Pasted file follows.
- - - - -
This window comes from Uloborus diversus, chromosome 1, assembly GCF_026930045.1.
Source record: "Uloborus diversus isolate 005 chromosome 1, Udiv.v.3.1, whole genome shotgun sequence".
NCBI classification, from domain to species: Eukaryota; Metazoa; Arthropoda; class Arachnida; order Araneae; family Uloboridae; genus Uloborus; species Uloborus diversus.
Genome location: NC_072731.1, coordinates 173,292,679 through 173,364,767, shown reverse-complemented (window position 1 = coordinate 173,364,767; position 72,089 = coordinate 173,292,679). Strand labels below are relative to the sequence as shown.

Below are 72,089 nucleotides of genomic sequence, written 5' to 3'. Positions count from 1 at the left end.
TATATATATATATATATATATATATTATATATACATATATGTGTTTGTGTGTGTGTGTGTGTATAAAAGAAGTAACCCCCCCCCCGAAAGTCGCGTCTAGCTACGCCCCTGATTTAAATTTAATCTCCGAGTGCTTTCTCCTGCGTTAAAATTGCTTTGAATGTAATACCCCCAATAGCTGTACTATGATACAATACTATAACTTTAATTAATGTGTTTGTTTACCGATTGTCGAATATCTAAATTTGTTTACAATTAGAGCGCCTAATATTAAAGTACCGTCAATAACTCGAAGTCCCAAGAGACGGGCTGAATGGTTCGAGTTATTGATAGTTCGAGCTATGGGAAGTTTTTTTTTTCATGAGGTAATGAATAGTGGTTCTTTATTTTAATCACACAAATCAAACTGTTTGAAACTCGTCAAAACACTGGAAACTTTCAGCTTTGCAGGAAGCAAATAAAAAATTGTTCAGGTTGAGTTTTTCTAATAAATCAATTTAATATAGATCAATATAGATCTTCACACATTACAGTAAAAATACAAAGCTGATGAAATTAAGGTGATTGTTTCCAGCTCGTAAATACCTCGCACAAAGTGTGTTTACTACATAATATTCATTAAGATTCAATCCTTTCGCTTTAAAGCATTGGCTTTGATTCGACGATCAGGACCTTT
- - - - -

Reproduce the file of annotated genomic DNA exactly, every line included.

This window comes from Uloborus diversus, chromosome 1, assembly GCF_026930045.1.
Source record: "Uloborus diversus isolate 005 chromosome 1, Udiv.v.3.1, whole genome shotgun sequence".
NCBI classification, from domain to species: Eukaryota; Metazoa; Arthropoda; class Arachnida; order Araneae; family Uloboridae; genus Uloborus; species Uloborus diversus.
Genome location: NC_072731.1, coordinates 173,292,679 through 173,364,767, shown reverse-complemented (window position 1 = coordinate 173,364,767; position 72,089 = coordinate 173,292,679). Strand labels below are relative to the sequence as shown.

Below are 72,089 nucleotides of genomic sequence, written 5' to 3'. Positions count from 1 at the left end.
TATATATATATATATATATATATATTATATATACATATATGTGTTTGTGTGTGTGTGTGTGTATAAAAGAAGTAACCCCCCCCCCGAAAGTCGCGTCTAGCTACGCCCCTGATTTAAATTTAATCTCCGAGTGCTTTCTCCTGCGTTAAAATTGCTTTGAATGTAATACCCCCAATAGCTGTACTATGATACAATACTATAACTTTAATTAATGTGTTTGTTTACCGATTGTCGAATATCTAAATTTGTTTACAATTAGAGCGCCTAATATTAAAGTACCGTCAATAACTCGAAGTCCCAAGAGACGGGCTGAATGGTTCGAGTTATTGATAGTTCGAGCTATGGGAAGTTTTTTTTTTCATGAGGTAATGAATAGTGGTTCTTTATTTTAATCACACAAATCAAACTGTTTGAAACTCGTCAAAACACTGGAAACTTTCAGCTTTGCAGGAAGCAAATAAAAAATTGTTCAGGTTGAGTTTTTCTAATAAATCAATTTAATATAGATCAATATAGATCTTCACACATTACAGTAAAAATACAAAGCTGATGAAATTAAGGTGATTGTTTCCAGCTCGTAAATACCTCGCACAAAGTGTGTTTACTACATAATATTCATTAAGATTCAATCCTTTCGCTTTAAAGCATTGGCTTTGATTCGACGATCAGGACCTTT